Delayed-type hypersensitivity and cell-mediated immunity in the pathogenesis of tuberculosis

Immunol Today. 1991 Jul;12(7):228-33. doi: 10.1016/0167-5699(91)90035-R.


It is widely believed that cell-mediated immunity and the associated ability of macrophages to destroy or inhibit the bacillus are all that is required to control pulmonary tuberculosis. However, although cell-mediated immunity is a major host defense against the tubercle bacillus, it is fully effective only in one of the four stages of the disease. Here, Arthur Dannenberg describes the entire pathogenesis of tuberculosis, with illustrations from the rabbit model of M.B. Lurie. In addition, he documents that the delayed-type hypersensitivity reaction (producing tissue necrosis) greatly benefits the host by arresting the logarithmic growth of bacilli within immature macrophages.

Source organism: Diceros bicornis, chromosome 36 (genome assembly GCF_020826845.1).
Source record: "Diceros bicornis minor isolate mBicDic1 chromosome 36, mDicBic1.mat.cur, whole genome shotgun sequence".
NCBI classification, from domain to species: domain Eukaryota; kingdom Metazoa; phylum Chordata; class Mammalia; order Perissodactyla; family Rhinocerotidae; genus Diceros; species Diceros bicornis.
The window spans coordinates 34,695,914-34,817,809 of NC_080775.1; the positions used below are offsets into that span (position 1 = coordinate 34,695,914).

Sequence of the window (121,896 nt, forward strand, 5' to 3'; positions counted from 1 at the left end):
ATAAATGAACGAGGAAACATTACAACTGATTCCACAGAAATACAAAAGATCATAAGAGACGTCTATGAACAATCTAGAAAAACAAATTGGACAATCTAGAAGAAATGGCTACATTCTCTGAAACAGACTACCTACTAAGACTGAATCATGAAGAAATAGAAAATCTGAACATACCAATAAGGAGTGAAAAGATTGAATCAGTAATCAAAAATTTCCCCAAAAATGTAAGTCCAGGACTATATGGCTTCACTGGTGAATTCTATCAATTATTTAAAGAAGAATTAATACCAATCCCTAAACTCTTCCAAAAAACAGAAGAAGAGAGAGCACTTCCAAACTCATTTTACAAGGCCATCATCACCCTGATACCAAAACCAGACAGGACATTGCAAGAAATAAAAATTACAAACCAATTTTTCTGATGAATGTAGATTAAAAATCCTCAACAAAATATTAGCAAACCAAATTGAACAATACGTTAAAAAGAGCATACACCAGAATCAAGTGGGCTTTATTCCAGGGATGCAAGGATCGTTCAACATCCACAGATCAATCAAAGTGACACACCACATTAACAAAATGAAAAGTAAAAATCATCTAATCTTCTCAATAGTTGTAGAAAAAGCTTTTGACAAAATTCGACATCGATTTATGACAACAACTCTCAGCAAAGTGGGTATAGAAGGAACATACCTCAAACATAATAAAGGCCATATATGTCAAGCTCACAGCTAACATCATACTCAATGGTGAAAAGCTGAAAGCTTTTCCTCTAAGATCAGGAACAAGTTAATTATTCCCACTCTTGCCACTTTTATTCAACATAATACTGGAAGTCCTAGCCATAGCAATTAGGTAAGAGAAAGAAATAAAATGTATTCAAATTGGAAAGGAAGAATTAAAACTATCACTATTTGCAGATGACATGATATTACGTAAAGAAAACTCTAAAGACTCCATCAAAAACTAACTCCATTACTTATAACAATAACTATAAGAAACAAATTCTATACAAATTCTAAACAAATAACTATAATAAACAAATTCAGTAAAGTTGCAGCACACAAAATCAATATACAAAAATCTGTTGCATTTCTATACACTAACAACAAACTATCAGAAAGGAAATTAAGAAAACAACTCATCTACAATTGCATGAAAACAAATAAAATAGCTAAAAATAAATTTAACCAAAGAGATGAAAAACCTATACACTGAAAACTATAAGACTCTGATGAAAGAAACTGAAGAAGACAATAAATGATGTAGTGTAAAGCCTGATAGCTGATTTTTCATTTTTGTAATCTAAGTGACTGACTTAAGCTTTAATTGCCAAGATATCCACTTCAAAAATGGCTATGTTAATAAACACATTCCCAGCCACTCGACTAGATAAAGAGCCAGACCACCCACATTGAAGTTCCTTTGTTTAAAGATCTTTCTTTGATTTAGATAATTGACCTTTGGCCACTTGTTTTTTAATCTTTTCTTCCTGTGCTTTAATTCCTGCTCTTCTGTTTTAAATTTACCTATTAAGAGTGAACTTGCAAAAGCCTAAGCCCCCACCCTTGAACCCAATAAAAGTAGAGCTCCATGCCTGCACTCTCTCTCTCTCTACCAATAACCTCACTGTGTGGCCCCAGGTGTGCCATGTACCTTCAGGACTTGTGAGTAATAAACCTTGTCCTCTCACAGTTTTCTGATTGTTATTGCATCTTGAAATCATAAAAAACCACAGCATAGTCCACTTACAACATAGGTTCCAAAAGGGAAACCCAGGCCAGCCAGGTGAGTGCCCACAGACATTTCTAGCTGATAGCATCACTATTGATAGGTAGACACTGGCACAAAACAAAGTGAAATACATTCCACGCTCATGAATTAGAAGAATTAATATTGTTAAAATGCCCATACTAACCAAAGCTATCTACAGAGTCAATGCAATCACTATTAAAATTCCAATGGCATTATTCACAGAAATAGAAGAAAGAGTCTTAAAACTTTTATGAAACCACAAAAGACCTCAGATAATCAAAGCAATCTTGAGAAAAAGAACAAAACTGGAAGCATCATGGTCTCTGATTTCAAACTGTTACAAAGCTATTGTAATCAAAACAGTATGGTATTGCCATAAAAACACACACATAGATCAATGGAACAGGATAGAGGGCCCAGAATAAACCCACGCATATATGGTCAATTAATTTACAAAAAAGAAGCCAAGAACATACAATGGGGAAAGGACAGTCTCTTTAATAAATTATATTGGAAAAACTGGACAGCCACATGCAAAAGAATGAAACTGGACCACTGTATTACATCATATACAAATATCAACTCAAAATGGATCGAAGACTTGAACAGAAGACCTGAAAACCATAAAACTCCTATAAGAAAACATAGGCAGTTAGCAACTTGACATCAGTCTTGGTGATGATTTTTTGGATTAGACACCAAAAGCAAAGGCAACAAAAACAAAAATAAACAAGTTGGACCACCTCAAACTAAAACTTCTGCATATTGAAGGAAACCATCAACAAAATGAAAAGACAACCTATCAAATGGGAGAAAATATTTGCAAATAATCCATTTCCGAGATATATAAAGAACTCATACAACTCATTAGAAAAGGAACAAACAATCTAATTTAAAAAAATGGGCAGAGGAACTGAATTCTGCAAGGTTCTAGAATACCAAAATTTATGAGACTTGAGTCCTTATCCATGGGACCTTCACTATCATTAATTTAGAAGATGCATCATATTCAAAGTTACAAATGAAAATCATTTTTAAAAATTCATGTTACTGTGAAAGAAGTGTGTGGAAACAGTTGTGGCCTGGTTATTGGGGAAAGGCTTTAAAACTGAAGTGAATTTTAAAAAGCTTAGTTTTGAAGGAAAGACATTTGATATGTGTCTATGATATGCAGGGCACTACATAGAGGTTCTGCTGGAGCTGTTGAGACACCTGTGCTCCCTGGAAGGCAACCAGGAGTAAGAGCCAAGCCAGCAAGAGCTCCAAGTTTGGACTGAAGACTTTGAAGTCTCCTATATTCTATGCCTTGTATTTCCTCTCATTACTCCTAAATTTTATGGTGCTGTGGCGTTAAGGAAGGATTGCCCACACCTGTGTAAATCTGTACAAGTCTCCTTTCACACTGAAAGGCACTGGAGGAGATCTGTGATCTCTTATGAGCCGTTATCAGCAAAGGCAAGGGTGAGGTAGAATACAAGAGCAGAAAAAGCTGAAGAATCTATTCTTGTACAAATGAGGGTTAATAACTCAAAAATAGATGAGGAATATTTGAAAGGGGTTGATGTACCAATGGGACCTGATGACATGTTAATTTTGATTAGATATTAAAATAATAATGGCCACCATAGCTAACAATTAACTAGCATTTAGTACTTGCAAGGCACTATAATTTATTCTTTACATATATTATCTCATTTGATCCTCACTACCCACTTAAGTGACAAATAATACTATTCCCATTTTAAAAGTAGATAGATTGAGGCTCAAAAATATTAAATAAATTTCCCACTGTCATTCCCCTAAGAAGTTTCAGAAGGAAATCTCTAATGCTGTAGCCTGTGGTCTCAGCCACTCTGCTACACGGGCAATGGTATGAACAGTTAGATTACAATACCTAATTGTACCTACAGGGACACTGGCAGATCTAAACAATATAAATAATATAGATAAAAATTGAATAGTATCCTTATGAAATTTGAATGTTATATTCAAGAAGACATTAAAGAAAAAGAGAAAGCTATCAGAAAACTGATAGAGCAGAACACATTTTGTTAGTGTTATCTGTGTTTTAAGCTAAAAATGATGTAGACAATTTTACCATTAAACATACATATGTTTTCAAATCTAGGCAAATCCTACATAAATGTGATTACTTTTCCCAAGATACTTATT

Publication types

  • Research Support, U.S. Gov't, P.H.S.
  • Review

MeSH terms

  • Animals
  • Humans
  • Hypersensitivity, Delayed
  • Immunity, Cellular
  • Tuberculosis, Pulmonary / etiology
  • Tuberculosis, Pulmonary / immunology*
  • Tuberculosis, Pulmonary / pathology